Yale University Cancer Center scientists have developed a new class of proteins that inhibit HIV infection in cell cultures and may open the way to new strategies for treating and preventing infection by the virus that causes AIDS.
A mysterious protein produced by a wide spectrum of living things is crucial in regulating the immune response to the most common form of pneumonia, a new Yale University School of Medicine study shows.
Two Los Alamos National Laboratory scientists are among the team recently funded to explore ways to create the precise immune factors needed for effective vaccines against HIV. The Duke University-led consortium will largely concentrate on inducing broadly neutralizing antibodies that can prevent HIV-1 infection, as well as on generating protective T-cell and innate immune system responses.
Researchers at Tufts University School of Engineering have discovered a way to maintain the potency of vaccines and other drugs—that otherwise require refrigeration—for months and possibly years at temperatures above 110 F, by stabilizing them in a silk protein made from silkworm cocoons.
A clinical trial of an Alzheimer's disease treatment developed at Massachusetts Institute of Technology has found that the nutrient cocktail can improve memory in patients with early Alzheimer's. The results confirm and expand the findings of an earlier trial of the nutritional supplement, which is designed to promote new connections between brain cells.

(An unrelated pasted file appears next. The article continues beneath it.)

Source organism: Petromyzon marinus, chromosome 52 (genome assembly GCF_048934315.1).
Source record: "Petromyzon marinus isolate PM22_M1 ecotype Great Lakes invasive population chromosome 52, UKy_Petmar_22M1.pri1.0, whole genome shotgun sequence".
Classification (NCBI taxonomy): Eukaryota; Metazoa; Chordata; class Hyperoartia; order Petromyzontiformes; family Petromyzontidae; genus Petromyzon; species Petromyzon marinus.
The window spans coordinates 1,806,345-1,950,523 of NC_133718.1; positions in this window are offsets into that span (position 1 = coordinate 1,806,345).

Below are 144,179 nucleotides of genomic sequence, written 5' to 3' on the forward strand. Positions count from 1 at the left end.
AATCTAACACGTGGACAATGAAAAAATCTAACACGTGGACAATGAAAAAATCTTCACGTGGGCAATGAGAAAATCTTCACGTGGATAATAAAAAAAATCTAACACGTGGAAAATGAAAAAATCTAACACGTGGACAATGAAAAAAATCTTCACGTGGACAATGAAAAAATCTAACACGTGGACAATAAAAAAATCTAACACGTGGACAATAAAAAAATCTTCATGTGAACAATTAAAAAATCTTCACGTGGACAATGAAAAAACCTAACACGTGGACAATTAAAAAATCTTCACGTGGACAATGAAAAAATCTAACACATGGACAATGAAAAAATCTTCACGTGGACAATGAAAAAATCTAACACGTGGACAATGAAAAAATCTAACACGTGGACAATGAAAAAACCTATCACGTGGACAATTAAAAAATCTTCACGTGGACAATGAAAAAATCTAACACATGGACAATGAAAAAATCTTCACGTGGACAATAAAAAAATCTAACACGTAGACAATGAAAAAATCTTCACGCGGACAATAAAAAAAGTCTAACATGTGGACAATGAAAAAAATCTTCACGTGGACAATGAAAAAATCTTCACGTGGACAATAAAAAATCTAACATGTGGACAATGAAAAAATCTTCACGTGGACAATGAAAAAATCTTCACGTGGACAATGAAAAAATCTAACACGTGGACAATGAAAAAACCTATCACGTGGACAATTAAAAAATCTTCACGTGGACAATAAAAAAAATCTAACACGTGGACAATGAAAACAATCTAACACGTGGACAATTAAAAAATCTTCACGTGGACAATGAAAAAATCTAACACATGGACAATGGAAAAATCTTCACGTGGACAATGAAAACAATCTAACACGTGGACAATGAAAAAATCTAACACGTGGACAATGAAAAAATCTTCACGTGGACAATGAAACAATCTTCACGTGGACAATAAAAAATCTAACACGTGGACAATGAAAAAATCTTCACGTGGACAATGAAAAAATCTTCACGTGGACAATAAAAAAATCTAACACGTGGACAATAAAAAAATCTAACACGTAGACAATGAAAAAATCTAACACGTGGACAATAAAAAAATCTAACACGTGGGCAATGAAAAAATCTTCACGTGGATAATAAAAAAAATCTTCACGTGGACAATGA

To foster the continued success of the biomanufacturing industry, North Carolina State University has joined forces with a French university to provide biomanufacturing training, education, and process services in the United States and Europe.
A new approach to drug design, pioneered by a group of researchers at the University of California, San Francisco and Mt. Sinai, New York, promises to help identify future drugs to fight cancer and other diseases that will be more effective and have fewer side effects.
At a recent weekend conference of more than 30,000 specialists, experts reported seeing a major escalation in the arms race against cancer. Several new advances, including “smart” drugs, immune system aids, and treatments based on genetic pathways, offer new hope for battling previously intractable diseases.
For 50 years scientists have been unsure how the bacteria that gives humans cholera manages to resist one of our basic innate immune responses. That mystery has now been solved, thanks to research from biologists at The University of Texas at Austin. The answers may help clear the way for a new class of antibiotics that don't directly shut down pathogenic bacteria, but instead disable their defenses so that our own immune systems can do the killing.